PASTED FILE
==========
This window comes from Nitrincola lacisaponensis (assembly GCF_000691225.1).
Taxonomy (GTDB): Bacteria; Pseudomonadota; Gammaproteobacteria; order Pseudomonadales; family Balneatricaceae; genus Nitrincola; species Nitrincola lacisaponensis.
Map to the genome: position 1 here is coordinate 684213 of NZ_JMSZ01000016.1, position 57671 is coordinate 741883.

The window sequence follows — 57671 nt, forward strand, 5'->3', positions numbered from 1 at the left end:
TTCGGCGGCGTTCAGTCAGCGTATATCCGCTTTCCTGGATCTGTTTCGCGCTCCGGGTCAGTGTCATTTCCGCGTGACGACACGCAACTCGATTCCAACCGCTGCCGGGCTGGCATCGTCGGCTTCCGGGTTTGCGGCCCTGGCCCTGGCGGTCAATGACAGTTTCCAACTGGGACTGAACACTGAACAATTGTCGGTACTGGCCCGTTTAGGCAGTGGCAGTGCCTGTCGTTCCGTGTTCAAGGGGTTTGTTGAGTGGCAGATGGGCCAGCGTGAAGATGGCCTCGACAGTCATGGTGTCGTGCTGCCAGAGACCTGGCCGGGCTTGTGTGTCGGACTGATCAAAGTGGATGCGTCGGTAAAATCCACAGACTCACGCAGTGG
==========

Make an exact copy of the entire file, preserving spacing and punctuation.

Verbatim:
This window comes from Nitrincola lacisaponensis (assembly GCF_000691225.1).
Taxonomy (GTDB): Bacteria; Pseudomonadota; Gammaproteobacteria; order Pseudomonadales; family Balneatricaceae; genus Nitrincola; species Nitrincola lacisaponensis.
Map to the genome: position 1 here is coordinate 684213 of NZ_JMSZ01000016.1, position 57671 is coordinate 741883.

The window sequence follows — 57671 nt, forward strand, 5'->3', positions numbered from 1 at the left end:
TTCGGCGGCGTTCAGTCAGCGTATATCCGCTTTCCTGGATCTGTTTCGCGCTCCGGGTCAGTGTCATTTCCGCGTGACGACACGCAACTCGATTCCAACCGCTGCCGGGCTGGCATCGTCGGCTTCCGGGTTTGCGGCCCTGGCCCTGGCGGTCAATGACAGTTTCCAACTGGGACTGAACACTGAACAATTGTCGGTACTGGCCCGTTTAGGCAGTGGCAGTGCCTGTCGTTCCGTGTTCAAGGGGTTTGTTGAGTGGCAGATGGGCCAGCGTGAAGATGGCCTCGACAGTCATGGTGTCGTGCTGCCAGAGACCTGGCCGGGCTTGTGTGTCGGACTGATCAAAGTGGATGCGTCGGTAAAATCCACAGACTCACGCAGTGG